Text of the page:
In the past two weeks, both Fairfax media and the (now former) Greens Minister for Immigration Senator Sarah Hanson-Young, were denied visas to Nauru.  This Tuesday, six politicians from Denmark cancelled their long-planned visit to inspect the detention centre, after three members of their group were denied access to the Island. The fact that two of these excluded politicians – Jacob Mark and Johanna Schmidt-Nielsen – have openly criticised Australia’s policy of offshore detention, has not gone unnoticed. On Tuesday evening, Schmidt-Nielsen took to Facebook to voice her frustration, describing it as ‘totally unacceptable, antidemocratic and very telling of the situation on Nauru that critics are denied access’. It is a move that will surely raise eyebrows in the international community, where Australia’s treatment of asylum seekers is already under scrutiny, and the harrowing accounts from the Guardian’s “Nauru Files” are still fresh in the public’s consciousness

As the cracks in the government’s policy of ‘out of sight out of mind’ deepen and this culture of secrecy becomes harder to sustain, the question many of us are asking is, "What are the Australian and Nauru governments so desperate to hide?"[1] More importantly, will this recent bad publicity be enough to motivate our leaders to reform our current asylum seeker policy, condemned by Amnesty International as a ‘system of deliberate abuse’, designed to deter people from seeking asylum by boat.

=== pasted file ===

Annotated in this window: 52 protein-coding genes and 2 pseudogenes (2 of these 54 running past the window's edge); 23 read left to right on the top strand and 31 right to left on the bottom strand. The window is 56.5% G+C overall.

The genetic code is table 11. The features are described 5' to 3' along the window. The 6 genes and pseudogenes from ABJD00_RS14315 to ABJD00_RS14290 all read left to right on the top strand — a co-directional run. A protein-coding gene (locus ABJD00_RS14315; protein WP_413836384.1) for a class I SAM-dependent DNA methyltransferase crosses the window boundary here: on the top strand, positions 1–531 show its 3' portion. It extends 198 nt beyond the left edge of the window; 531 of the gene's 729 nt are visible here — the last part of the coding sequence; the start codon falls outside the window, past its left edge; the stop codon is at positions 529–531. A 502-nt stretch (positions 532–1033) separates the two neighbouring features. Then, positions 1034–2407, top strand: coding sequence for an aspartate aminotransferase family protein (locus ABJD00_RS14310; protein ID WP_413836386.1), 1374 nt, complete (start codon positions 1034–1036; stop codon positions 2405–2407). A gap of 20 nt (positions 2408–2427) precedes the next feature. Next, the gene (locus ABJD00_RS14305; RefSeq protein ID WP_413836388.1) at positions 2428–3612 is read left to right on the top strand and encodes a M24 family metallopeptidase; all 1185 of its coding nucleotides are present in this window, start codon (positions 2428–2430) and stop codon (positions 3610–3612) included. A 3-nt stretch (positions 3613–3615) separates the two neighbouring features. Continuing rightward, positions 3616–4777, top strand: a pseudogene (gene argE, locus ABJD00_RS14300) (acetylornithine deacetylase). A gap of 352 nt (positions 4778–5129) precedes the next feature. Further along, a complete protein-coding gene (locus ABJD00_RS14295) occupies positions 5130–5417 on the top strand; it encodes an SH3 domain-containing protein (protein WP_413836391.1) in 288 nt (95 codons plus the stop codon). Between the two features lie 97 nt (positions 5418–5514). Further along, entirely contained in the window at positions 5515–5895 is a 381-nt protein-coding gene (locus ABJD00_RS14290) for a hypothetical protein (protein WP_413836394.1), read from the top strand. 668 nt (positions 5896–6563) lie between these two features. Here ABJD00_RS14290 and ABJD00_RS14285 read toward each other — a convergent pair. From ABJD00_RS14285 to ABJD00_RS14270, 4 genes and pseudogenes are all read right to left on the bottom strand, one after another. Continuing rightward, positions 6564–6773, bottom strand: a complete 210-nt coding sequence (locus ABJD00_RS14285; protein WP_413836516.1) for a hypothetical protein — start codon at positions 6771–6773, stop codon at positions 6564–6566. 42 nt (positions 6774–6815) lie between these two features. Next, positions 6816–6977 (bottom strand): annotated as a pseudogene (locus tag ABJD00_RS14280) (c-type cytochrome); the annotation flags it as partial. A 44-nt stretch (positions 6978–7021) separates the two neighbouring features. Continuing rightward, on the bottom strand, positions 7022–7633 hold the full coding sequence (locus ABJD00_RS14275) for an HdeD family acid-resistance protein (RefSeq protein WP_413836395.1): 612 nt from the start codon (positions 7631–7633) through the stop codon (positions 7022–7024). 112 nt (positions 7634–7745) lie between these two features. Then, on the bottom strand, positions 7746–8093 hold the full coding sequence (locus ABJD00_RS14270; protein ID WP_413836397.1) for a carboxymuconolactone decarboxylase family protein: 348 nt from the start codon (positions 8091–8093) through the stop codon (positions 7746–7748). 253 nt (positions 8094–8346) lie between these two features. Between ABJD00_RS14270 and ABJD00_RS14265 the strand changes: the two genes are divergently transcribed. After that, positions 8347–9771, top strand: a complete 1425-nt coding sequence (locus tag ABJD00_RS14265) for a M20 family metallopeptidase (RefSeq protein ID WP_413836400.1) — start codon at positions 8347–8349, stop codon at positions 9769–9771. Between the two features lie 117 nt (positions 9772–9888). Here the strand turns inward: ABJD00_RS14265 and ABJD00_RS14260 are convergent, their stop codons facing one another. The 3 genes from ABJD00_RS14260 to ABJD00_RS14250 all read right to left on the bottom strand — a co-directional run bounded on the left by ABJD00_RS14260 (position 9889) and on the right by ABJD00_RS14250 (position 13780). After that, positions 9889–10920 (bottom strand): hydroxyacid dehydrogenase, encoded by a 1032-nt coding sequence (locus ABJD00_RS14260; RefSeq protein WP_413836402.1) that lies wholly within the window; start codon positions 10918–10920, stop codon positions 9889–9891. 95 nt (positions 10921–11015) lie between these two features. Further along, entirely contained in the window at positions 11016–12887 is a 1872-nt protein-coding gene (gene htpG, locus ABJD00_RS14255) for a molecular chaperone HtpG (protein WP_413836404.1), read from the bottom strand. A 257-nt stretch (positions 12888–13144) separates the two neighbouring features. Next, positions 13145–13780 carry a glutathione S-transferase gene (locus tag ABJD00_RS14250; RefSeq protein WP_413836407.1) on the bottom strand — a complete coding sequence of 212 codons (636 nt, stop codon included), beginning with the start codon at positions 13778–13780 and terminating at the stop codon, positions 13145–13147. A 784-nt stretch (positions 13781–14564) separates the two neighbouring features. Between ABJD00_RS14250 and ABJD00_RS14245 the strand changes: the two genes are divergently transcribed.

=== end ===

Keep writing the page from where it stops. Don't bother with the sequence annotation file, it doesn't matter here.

If the Government’s response in the wake of the Nauru Files is anything to go by, we shouldn’t expect meaningful change any time soon. Around the same time that the Nauru files came to light, journalists for the ABC’s Four Corners programme had begun exposing atrocities being committed closer to home, at the Don Dale Youth Detention Centre in the Northern Territory.  The similarities between these cases are self-evident. In both, we have examples of gross human rights violations, committed against some of society’s most vulnerable people, residing in institutions funded by our government.  Yet the difference in the government’s response to the two events was astounding.